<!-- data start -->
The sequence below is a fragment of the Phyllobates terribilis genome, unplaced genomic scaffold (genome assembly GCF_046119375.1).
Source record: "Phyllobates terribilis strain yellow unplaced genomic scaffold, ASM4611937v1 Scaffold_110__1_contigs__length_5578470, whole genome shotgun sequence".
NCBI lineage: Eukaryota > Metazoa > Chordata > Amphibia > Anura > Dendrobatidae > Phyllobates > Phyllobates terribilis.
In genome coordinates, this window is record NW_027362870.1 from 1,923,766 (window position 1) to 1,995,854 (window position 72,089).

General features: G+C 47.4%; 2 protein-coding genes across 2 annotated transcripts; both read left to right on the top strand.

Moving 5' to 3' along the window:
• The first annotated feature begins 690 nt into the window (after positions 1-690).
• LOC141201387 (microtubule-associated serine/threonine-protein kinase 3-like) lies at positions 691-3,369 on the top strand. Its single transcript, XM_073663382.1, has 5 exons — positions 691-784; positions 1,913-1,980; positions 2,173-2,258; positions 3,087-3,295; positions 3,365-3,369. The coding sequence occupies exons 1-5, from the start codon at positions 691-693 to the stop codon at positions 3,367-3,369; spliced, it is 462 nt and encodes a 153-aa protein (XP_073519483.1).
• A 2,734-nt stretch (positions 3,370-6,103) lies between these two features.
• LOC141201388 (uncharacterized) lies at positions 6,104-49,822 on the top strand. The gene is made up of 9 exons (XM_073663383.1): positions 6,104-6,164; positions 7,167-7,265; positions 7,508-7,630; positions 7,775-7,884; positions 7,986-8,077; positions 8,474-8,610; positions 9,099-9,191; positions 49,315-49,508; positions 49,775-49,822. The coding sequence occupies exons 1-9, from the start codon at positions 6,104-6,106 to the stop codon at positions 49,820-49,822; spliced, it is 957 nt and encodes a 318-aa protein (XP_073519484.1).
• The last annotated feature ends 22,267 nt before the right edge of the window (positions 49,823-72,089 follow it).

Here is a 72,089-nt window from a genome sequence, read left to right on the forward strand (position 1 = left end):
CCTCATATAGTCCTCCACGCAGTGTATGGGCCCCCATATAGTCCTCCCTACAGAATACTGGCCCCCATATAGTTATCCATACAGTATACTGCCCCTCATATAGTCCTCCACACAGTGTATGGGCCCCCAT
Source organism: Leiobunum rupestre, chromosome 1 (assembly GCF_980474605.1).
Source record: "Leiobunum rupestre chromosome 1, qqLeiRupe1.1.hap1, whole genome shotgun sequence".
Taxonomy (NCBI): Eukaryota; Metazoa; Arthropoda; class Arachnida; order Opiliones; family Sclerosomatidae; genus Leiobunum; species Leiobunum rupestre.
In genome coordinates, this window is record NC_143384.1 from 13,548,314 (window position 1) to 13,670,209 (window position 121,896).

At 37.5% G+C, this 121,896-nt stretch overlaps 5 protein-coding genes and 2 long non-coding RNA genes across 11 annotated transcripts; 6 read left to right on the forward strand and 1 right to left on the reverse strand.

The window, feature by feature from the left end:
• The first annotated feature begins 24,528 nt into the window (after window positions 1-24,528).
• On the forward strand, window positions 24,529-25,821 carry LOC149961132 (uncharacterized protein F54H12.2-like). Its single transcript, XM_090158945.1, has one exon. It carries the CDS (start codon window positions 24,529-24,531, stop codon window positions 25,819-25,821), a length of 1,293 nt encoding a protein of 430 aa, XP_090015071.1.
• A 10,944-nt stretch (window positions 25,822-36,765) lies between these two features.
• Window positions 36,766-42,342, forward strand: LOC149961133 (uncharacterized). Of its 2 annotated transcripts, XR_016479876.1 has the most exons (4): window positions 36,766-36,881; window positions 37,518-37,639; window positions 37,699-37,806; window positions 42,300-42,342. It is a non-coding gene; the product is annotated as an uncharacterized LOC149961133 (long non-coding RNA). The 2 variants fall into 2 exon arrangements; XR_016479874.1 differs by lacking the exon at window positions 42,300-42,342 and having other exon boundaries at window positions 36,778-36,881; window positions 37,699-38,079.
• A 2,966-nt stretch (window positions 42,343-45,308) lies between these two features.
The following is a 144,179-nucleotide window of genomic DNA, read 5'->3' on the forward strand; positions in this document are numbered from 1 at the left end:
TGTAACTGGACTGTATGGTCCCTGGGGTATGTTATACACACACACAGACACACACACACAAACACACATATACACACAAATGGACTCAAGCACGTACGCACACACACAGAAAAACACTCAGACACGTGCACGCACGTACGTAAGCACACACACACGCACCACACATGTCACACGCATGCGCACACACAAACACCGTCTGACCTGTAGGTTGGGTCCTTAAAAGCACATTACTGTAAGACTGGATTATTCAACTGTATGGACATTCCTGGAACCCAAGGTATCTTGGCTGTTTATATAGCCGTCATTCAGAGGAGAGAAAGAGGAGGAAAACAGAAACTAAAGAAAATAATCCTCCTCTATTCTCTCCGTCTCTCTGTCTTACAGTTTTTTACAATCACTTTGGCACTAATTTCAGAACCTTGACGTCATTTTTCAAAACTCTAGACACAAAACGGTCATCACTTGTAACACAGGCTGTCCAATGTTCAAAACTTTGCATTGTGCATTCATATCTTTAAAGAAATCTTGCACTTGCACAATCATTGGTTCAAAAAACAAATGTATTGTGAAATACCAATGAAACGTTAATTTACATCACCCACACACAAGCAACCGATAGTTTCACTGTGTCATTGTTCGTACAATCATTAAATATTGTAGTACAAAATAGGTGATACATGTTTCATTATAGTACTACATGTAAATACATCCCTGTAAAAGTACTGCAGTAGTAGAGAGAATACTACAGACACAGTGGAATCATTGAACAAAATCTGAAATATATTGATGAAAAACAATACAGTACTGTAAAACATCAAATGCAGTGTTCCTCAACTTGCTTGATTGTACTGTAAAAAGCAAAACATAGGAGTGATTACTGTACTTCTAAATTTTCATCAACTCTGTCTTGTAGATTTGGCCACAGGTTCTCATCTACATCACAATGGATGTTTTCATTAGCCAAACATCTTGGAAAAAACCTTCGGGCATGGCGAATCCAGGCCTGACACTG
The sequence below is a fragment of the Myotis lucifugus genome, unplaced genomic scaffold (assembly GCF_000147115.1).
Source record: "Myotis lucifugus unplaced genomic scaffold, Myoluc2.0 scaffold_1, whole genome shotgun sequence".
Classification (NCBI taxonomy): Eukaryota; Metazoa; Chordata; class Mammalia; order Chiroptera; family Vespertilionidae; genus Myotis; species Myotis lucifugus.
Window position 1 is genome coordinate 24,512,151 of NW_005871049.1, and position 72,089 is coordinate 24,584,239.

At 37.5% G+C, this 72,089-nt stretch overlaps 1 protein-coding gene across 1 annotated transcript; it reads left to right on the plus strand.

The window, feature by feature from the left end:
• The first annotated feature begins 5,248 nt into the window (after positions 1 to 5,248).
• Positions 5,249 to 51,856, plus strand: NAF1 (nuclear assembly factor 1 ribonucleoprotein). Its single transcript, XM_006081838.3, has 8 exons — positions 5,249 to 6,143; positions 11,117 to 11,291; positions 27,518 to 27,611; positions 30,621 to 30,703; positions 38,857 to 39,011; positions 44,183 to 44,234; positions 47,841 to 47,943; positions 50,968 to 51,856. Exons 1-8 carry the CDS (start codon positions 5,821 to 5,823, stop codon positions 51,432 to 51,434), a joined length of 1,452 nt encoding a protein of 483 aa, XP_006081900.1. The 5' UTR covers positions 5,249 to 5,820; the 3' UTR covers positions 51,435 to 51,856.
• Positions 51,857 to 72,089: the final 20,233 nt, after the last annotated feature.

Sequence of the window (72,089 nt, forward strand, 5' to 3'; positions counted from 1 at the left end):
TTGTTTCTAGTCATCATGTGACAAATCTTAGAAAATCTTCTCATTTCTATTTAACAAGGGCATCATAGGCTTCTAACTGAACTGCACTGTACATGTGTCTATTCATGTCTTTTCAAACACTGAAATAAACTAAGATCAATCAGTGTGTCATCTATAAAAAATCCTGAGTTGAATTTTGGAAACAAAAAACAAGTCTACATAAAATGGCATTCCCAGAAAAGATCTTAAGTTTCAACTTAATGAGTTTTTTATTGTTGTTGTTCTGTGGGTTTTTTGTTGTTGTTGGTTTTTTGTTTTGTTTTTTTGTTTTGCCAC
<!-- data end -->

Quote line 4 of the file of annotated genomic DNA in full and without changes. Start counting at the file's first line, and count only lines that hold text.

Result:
In genome coordinates, this window is record NW_027362870.1 from 1,923,766 (window position 1) to 1,995,854 (window position 72,089).